Discussion in 'General Education' started by swansong1, Jul 7, 2016.
Jul 9, 2016
OK, now I am wondering what is Home Brewing. I guess I need to do some research!
I am not really a veteran teacher (going into my fourth year) but I am always looking for content-specific PD - seems like that's harder to find around here.
Have you looked at the Annenberg Foundation offerings?
Think BEER. Not exactly a great idea for an actual PD, but it sounds like a fun class to me.
I think even this would be a helpful PD - ipads *can* be simple, but there are lots of ways to make an ipad and apple TV really useful for teaching that may be more complicated for non-techy teachers. Using them for interactives similarly to a smart board would be helpful; I'm sure there are apps for ipads that work almost the same as a smartboard (though without the large screen interaction).
Jul 10, 2016
Thanks for all the ideas...especially home brewing!!! Too bad it's a religious school that frowns upon that kind of thing
I think you could use home brewing as an analogy, don't you? All the ingredients not only have to be present, but they must be there in the correct amounts. Then you must provide the right conditions, or nothing happens, and there is always a period of trial and error as the person brewing becomes more confident with the rules and process, finally allowing for more creativity and exploration within the guidelines. Now, I'm not sure you can sell this to your school, but maybe those 3 experienced staff members could take this "training" together. If you can write it up and make correlations to teaching, the school just might pay for the training!
That's certainly worth a shot!
I was thinking beer but thought that it was something new that I had not heard about. L guess I was really focusing on PD, that one went over my head!
Something to think about is PD which is "training" and PD which is "exposure". Exposure type PD is usually a couple hours listening to a person talk about the latest craze related to a specific topic or in general. Handouts are usually provided. Sometimes participants are asked to "do" something with the materials. There is no follow-through, continuation, or on-site coaching/review beyond the initial meeting. Participants are expected to remember what was presented, often months later, then apply it flawlessly into their teaching. An example is a PD meeting I recall advertised as "training" in which the district sent a couple trainers to teach staff how to navigate the desktop when computers were being assigned to classrooms (showing my age here). At least half the staff did not have home computers at the time and majority who had them in their rooms never used them. The training lasted two hours. There was, perhaps, at minimum, 10-15 "skills" demonstrated in rapid fashion (one practice each) to a room full of teachers afraid to pick up the thing in front of them because it was called a "mouse". After the presenters left the most common comment from teachers was, "What was that all about?"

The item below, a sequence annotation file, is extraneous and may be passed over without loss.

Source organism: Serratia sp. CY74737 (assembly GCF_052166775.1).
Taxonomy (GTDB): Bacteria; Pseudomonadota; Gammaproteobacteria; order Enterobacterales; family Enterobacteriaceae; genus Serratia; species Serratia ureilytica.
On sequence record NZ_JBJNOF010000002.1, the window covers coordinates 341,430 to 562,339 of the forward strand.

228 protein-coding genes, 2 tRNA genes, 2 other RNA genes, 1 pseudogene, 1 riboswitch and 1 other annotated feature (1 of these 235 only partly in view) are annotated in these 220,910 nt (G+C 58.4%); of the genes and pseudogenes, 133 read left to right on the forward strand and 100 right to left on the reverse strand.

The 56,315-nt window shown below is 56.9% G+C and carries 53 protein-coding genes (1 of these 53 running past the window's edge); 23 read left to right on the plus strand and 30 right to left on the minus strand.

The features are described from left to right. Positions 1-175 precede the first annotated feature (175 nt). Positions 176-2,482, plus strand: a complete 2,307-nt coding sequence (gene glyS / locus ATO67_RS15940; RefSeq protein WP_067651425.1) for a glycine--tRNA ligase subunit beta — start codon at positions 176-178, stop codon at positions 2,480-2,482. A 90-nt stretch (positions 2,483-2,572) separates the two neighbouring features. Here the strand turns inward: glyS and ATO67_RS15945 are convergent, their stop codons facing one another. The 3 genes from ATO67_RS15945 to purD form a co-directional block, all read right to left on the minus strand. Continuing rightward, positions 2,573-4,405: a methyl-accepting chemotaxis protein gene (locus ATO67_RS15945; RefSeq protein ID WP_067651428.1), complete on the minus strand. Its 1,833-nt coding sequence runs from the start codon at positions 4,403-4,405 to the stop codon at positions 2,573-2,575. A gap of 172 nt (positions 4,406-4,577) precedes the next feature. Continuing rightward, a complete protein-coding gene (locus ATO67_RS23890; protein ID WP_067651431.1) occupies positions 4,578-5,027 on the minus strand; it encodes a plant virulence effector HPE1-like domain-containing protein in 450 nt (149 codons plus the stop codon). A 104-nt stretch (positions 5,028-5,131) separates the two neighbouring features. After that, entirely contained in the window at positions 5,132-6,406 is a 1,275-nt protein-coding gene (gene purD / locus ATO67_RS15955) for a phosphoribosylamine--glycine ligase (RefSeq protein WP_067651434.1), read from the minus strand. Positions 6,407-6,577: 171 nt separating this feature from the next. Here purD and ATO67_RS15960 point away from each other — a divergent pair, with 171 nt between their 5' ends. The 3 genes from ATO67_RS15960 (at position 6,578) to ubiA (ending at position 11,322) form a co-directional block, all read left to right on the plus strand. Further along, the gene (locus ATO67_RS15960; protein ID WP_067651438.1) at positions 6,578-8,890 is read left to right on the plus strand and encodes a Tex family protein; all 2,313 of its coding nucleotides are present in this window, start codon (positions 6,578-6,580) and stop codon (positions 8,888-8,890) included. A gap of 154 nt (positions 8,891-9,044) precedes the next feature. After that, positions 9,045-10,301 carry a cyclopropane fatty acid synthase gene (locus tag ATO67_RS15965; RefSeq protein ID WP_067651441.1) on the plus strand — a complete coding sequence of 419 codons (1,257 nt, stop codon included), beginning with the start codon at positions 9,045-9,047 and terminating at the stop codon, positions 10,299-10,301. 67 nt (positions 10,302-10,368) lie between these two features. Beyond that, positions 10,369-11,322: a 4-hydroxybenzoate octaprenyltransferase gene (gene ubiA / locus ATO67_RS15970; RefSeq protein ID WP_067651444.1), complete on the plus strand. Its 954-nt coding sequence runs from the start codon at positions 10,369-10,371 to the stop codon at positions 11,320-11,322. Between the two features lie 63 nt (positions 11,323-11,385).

In short, the topic of PD is certainly important and may initially grab participants. Whether that "grab" is worthwhile, long lasting and leaves participants the feeling of wanting more will depend, for the most part, on the skills of the presenter. There is nothing wrong with exposure type PD as long as participants are aware that's what it is - exposure - and not training.
That is a good distinction, Loomistrout. IMO, I think veteran teachers and myself in particular benefit more from exposure PD than training. For example, I want to be exposed to different POVs, strategies..etc on a system for giving students feedback, as a professional I want freedom to choose, combine, implement what I learned that would best suit my classroom.
Trainings on the other hand are less about thinking and learning to be a better teacher and are more about compliance and implementation. My experience is when a district has PD trainings, that is now a program that is mandatory in your classroom.
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